Four separate attempts were also made to notify DOJ Inspector General Michael Horowitz to brief him on the massive security breach, however Horowitz “never returned the call.” Recall that Horowitz concluded last month that despite Strzok’s extreme bias towards Hillary Clinton and against Donald Trump – none of it translated to Strzok’s work at the FBI.

In other words; Strzok, while investigating Clinton’s email server, completely ignored the fact that most of Clinton’s emails were sent to a foreign entity – while IG Horowitz simply didn’t want to know about it.

Daily Caller reports…

The Intelligence Community Inspector General (ICIG) found an “anomaly on Hillary Clinton’s emails going through their private server, and when they had done the forensic analysis, they found that her emails, every single one except four, over 30,000, were going to an address that was not on the distribution list,” Republican Rep. Louie Gohmert of Texas said during a hearing with FBI official Peter Strzok.

Gohmert continued..

“It was going to an unauthorized source that was a foreign entity unrelated to Russia.”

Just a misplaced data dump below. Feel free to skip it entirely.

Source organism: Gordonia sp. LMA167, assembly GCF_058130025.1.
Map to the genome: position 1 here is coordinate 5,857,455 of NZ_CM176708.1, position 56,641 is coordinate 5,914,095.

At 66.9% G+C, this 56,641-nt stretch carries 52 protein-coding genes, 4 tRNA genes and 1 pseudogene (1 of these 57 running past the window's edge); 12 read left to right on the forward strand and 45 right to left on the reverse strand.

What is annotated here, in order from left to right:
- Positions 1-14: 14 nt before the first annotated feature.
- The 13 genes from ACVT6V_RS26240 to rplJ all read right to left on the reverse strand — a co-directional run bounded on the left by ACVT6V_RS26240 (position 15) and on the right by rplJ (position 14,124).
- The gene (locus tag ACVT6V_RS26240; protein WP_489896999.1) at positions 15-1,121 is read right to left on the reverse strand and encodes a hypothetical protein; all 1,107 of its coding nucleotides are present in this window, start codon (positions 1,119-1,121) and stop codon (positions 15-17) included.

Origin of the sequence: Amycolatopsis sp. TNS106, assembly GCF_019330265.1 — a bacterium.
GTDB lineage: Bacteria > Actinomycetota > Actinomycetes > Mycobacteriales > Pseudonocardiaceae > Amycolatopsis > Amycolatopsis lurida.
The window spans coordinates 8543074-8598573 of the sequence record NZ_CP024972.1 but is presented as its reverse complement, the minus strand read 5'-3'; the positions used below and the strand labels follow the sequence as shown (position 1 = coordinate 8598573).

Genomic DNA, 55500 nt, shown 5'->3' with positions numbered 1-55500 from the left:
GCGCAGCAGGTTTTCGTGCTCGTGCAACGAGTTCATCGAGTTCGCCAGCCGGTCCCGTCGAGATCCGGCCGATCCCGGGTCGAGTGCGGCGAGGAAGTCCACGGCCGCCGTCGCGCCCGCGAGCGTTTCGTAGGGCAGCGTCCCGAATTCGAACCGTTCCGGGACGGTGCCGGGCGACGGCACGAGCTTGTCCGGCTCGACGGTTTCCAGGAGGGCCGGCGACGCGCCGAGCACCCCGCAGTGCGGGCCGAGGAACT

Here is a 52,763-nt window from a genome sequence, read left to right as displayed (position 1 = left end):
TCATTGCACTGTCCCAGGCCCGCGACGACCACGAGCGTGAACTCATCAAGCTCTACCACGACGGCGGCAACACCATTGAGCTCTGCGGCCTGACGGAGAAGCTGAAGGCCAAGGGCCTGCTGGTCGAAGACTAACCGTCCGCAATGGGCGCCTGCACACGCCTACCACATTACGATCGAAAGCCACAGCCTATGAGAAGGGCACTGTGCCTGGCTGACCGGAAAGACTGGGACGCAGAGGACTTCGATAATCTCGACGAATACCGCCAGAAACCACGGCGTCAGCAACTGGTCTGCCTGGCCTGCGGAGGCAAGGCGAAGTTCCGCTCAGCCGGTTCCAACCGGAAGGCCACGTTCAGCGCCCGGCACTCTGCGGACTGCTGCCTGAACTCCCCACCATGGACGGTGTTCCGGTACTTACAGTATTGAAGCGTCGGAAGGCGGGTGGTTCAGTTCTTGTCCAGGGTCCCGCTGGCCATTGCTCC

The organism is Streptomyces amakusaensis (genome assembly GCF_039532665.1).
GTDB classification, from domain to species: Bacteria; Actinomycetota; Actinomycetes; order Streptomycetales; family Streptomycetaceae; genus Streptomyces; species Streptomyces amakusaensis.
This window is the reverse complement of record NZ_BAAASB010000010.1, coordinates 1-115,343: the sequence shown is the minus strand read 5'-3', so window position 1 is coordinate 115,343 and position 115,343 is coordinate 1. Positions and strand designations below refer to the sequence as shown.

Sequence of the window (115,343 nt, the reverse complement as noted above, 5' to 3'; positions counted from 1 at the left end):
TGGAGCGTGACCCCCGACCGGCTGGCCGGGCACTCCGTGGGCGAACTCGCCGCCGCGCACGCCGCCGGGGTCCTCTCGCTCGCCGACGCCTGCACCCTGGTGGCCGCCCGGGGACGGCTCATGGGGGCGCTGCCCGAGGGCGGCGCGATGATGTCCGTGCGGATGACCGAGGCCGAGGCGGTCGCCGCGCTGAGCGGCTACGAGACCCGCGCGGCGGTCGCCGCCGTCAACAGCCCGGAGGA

Strzok admitted to meeting with Ruckner but said he couldn’t remember the “specific” content of their discussion.

“The forensic examination was done by the ICIG and they can document that,” Gohmert said, “but you were given that information and you did nothing with it.”

According to Zerohedge “Mr. Horowitz got a call four times from someone wanting to brief him about this, and he never returned the call,” Gohmert said – and Horowitz wouldn’t return the call.

And while Peter Strzok couldn’t remember the specifics of his meeting with the IG about the giant “foreign entity” bombshell, he texted this to his mistress Lisa Page when the IG discovered the “(C)” classification on several of Clinton’s emails – something the FBI overlooked:

“Holy cow … if the FBI missed this, what else was missed? … Remind me to tell you to flag for Andy [redacted] emails we (actually ICIG) found that have portion marks (C) on a couple of paras. DoJ was Very Concerned about this.”

Via Zerohedge

In November of 2017, IG McCullough – an Obama appointee – revealed to Fox News that he received pushback when he tried to tell former DNI James Clapper about the foreign entity which had Clinton’s emails and other anomalies.

Instead of being embraced for trying to expose an illegal act, seven senators including Dianne Feinstein (D-Ca) wrote a letter accusing him of politicizing the issue.

“It’s absolutely irrelevant whether something is marked classified, it is the character of the information,” he said. Fox News reports…

McCullough said that from that point forward, he received only criticism and an “adversarial posture” from Congress when he tried to rectify the situation.